People who’ve gone to the hospital for treatment of a mental health disorder have an increased risk of stroke for months afterward. A study presented to the International Stroke Conference in Houston shows that people going to the hospital for psychiatric disorders like depression, anxiety and PTSD have triple the risk of a stroke in the next month and double the risk for the next year or more. Scientists speculate that mental illness may provoke the body’s “fight or flight” mechanism which can raise blood pressure and stroke risk.
Early risers may be healthier than people who sleep in. A study in the journal Obesity shows that early birds tend to eat more balanced diets than night owls. They also eat earlier in the day, which helps with weight loss and lowers the risk of diabetes and heart disease.
And finally, many Americans are working from home at least part of the time and a new poll shows we like it that way. However, a little bit of office camaraderie is a good thing. The Gallup survey finds that 43 percent of employees work remotely at least part of the time and that the most engaged workers are those who spend three to four days a week working from home. People who work in the office all the time or at home all the time are the least engaged employees.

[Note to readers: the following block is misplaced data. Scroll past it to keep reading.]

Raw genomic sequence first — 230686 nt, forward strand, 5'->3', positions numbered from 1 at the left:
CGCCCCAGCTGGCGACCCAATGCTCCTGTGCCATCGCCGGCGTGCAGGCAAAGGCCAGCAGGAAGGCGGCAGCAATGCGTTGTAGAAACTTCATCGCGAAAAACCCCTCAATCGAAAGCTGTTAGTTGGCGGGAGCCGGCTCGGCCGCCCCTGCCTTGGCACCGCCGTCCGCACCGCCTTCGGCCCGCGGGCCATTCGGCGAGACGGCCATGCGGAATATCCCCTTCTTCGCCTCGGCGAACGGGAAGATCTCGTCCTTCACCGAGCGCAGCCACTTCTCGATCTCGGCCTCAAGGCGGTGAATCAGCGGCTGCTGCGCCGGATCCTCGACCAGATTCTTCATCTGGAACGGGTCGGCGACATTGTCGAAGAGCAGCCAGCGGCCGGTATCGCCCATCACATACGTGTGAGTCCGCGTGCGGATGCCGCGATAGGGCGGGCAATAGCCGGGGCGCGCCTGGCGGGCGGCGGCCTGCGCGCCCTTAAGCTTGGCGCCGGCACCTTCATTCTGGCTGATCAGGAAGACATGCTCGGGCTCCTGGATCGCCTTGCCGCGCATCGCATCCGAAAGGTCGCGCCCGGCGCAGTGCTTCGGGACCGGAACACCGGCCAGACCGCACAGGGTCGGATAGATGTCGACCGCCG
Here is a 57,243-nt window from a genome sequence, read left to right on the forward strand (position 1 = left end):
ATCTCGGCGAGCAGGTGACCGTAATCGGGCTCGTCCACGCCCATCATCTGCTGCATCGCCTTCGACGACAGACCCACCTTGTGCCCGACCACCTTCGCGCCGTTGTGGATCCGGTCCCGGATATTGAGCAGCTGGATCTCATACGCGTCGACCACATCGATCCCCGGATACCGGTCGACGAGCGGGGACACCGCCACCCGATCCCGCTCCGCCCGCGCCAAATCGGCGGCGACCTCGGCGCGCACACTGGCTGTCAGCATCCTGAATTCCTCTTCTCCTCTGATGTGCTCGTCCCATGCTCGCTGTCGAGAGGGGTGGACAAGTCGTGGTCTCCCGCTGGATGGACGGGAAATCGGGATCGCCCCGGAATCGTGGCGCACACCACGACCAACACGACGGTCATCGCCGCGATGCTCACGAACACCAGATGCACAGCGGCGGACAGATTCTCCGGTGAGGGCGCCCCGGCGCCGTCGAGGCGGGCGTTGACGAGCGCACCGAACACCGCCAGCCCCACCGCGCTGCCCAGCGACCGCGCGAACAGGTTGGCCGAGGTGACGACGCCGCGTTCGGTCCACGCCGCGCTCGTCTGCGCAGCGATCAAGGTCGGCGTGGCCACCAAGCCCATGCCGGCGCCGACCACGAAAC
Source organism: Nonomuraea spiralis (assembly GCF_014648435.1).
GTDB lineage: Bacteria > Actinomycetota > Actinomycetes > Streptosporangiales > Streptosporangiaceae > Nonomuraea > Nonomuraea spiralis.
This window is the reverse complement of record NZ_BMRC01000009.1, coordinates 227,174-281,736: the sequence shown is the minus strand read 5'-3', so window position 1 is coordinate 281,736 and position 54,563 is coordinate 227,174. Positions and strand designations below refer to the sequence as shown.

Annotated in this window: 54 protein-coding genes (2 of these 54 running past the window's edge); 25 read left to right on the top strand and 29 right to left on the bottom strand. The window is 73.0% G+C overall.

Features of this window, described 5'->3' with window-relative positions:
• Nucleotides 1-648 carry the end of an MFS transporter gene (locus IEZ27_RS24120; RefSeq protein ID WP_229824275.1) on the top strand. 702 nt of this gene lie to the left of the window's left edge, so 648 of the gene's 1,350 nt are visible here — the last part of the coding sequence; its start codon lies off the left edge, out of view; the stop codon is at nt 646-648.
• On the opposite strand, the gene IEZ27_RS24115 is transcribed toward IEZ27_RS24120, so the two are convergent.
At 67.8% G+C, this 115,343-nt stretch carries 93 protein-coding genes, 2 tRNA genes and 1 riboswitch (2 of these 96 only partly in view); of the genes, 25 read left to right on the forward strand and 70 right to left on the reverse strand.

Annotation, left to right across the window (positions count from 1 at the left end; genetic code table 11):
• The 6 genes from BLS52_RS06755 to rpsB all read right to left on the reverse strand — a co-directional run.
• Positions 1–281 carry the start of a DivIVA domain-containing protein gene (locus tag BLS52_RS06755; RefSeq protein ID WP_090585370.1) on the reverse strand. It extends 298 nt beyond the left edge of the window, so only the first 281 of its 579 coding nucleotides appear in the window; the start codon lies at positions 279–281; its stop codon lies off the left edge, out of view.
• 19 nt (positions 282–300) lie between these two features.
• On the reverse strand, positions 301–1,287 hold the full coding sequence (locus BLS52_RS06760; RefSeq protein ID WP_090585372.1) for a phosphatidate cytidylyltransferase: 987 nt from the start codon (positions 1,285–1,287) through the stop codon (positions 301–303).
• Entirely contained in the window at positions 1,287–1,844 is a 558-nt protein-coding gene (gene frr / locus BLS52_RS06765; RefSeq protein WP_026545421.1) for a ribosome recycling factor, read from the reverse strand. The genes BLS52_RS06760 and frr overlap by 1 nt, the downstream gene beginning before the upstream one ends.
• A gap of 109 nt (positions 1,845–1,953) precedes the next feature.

And that’s Medical Notes this week more in a moment.
Synopsis: New parents are often at wits’ end when their baby won’t sleep. Infants who won’t sleep and cry inconsolably are also at major risk of being victims of shaken baby syndrome. Experts discuss the connection and ways babies can be more reliable sleepers.
Host: Nancy Benson. Guests: Dr. Ronald Barr, Professor of Pediatrics, University of British Columbia and Fellow, Canadian Institute for Advanced Research; Dr. Janet Krone Kennedy, clinical psychologist, founder, NYC Sleep Doctor and author, The Good Sleeper: The Essential Guide to Sleep For Your Baby and You